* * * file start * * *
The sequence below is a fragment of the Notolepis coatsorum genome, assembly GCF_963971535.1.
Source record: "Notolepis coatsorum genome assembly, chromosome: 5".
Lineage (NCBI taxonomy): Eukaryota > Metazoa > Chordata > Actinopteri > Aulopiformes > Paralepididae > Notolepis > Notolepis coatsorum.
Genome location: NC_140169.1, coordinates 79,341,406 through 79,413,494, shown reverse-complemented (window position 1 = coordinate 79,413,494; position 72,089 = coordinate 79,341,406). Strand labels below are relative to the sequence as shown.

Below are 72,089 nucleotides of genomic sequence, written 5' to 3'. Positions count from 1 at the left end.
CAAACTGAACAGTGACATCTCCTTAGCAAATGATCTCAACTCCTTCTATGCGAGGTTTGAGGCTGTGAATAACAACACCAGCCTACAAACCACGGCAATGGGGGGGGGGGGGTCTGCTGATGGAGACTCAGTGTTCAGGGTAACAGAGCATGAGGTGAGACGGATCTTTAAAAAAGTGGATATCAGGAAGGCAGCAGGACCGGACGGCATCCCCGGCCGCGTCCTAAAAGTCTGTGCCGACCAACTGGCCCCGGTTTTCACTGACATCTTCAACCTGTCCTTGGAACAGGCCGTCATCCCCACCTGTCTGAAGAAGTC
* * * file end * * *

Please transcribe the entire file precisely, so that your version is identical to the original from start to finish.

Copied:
The sequence below is a fragment of the Notolepis coatsorum genome, assembly GCF_963971535.1.
Source record: "Notolepis coatsorum genome assembly, chromosome: 5".
Lineage (NCBI taxonomy): Eukaryota > Metazoa > Chordata > Actinopteri > Aulopiformes > Paralepididae > Notolepis > Notolepis coatsorum.
Genome location: NC_140169.1, coordinates 79,341,406 through 79,413,494, shown reverse-complemented (window position 1 = coordinate 79,413,494; position 72,089 = coordinate 79,341,406). Strand labels below are relative to the sequence as shown.

Below are 72,089 nucleotides of genomic sequence, written 5' to 3'. Positions count from 1 at the left end.
CAAACTGAACAGTGACATCTCCTTAGCAAATGATCTCAACTCCTTCTATGCGAGGTTTGAGGCTGTGAATAACAACACCAGCCTACAAACCACGGCAATGGGGGGGGGGGGGTCTGCTGATGGAGACTCAGTGTTCAGGGTAACAGAGCATGAGGTGAGACGGATCTTTAAAAAAGTGGATATCAGGAAGGCAGCAGGACCGGACGGCATCCCCGGCCGCGTCCTAAAAGTCTGTGCCGACCAACTGGCCCCGGTTTTCACTGACATCTTCAACCTGTCCTTGGAACAGGCCGTCATCCCCACCTGTCTGAAGAAGTC